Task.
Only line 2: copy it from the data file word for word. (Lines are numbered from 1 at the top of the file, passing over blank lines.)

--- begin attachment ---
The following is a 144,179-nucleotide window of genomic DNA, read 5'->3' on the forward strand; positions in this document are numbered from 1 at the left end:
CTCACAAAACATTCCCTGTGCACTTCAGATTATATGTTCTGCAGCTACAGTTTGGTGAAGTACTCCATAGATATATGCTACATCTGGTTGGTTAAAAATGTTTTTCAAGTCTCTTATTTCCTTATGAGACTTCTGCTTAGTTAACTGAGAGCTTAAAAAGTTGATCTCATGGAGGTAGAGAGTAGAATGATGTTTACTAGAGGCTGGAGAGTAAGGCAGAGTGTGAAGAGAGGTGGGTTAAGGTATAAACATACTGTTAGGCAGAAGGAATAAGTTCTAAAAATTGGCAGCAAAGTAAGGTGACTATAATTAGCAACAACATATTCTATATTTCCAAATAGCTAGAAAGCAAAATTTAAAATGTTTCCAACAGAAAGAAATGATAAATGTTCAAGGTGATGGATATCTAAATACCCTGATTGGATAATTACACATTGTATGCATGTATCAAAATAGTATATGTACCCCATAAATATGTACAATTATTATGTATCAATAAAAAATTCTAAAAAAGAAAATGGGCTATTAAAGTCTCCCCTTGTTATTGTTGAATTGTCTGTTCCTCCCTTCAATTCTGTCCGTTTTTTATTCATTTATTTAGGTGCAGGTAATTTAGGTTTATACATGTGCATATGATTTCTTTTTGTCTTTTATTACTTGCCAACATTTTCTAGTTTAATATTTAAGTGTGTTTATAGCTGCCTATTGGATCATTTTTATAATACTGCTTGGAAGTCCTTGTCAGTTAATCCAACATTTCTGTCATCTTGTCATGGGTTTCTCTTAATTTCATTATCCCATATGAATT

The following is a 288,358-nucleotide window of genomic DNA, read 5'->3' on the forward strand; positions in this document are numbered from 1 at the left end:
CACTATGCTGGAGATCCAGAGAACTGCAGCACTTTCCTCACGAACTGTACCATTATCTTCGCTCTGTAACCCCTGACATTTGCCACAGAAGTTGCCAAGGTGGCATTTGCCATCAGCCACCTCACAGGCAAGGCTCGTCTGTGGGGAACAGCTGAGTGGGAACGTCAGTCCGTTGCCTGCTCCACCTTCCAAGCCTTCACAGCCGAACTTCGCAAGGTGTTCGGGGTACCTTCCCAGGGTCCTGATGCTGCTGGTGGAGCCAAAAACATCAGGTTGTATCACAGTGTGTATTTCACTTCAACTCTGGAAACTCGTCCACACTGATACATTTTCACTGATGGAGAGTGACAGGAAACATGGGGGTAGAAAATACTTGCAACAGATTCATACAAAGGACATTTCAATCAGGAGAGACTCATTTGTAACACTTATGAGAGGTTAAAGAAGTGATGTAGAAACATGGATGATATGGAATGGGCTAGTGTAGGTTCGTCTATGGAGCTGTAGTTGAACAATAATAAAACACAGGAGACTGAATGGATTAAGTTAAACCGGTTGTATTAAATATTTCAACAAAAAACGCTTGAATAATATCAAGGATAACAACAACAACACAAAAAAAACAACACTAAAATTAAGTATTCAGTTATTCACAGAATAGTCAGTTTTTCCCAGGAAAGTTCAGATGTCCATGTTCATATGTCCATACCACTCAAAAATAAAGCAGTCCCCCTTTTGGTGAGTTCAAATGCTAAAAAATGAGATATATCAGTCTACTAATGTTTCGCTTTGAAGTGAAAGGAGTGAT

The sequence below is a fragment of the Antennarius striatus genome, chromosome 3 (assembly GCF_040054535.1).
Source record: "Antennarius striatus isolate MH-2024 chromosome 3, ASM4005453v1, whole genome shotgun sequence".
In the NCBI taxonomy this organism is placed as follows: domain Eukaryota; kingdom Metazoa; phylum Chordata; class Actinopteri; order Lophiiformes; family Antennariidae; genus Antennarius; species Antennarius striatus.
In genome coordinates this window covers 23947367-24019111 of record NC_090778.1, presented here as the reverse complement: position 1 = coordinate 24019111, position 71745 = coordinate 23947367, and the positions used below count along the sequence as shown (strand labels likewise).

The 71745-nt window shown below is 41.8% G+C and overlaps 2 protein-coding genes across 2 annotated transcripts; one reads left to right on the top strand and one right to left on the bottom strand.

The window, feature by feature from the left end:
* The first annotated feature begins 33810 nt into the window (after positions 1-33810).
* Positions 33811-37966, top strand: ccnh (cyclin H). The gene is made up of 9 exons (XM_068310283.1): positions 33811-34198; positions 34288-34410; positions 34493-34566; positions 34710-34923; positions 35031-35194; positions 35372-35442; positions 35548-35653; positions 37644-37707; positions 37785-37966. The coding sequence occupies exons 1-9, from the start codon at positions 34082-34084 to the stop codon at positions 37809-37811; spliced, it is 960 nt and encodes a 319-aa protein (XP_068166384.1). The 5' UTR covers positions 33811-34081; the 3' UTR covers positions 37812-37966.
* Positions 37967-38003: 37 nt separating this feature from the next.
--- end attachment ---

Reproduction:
CTCACAAAACATTCCCTGTGCACTTCAGATTATATGTTCTGCAGCTACAGTTTGGTGAAGTACTCCATAGATATATGCTACATCTGGTTGGTTAAAAATGTTTTTCAAGTCTCTTATTTCCTTATGAGACTTCTGCTTAGTTAACTGAGAGCTTAAAAAGTTGATCTCATGGAGGTAGAGAGTAGAATGATGTTTACTAGAGGCTGGAGAGTAAGGCAGAGTGTGAAGAGAGGTGGGTTAAGGTATAAACATACTGTTAGGCAGAAGGAATAAGTTCTAAAAATTGGCAGCAAAGTAAGGTGACTATAATTAGCAACAACATATTCTATATTTCCAAATAGCTAGAAAGCAAAATTTAAAATGTTTCCAACAGAAAGAAATGATAAATGTTCAAGGTGATGGATATCTAAATACCCTGATTGGATAATTACACATTGTATGCATGTATCAAAATAGTATATGTACCCCATAAATATGTACAATTATTATGTATCAATAAAAAATTCTAAAAAAGAAAATGGGCTATTAAAGTCTCCCCTTGTTATTGTTGAATTGTCTGTTCCTCCCTTCAATTCTGTCCGTTTTTTATTCATTTATTTAGGTGCAGGTAATTTAGGTTTATACATGTGCATATGATTTCTTTTTGTCTTTTATTACTTGCCAACATTTTCTAGTTTAATATTTAAGTGTGTTTATAGCTGCCTATTGGATCATTTTTATAATACTGCTTGGAAGTCCTTGTCAGTTAATCCAACATTTCTGTCATCTTGTCATGGGTTTCTCTTAATTTCATTATCCCATATGAATT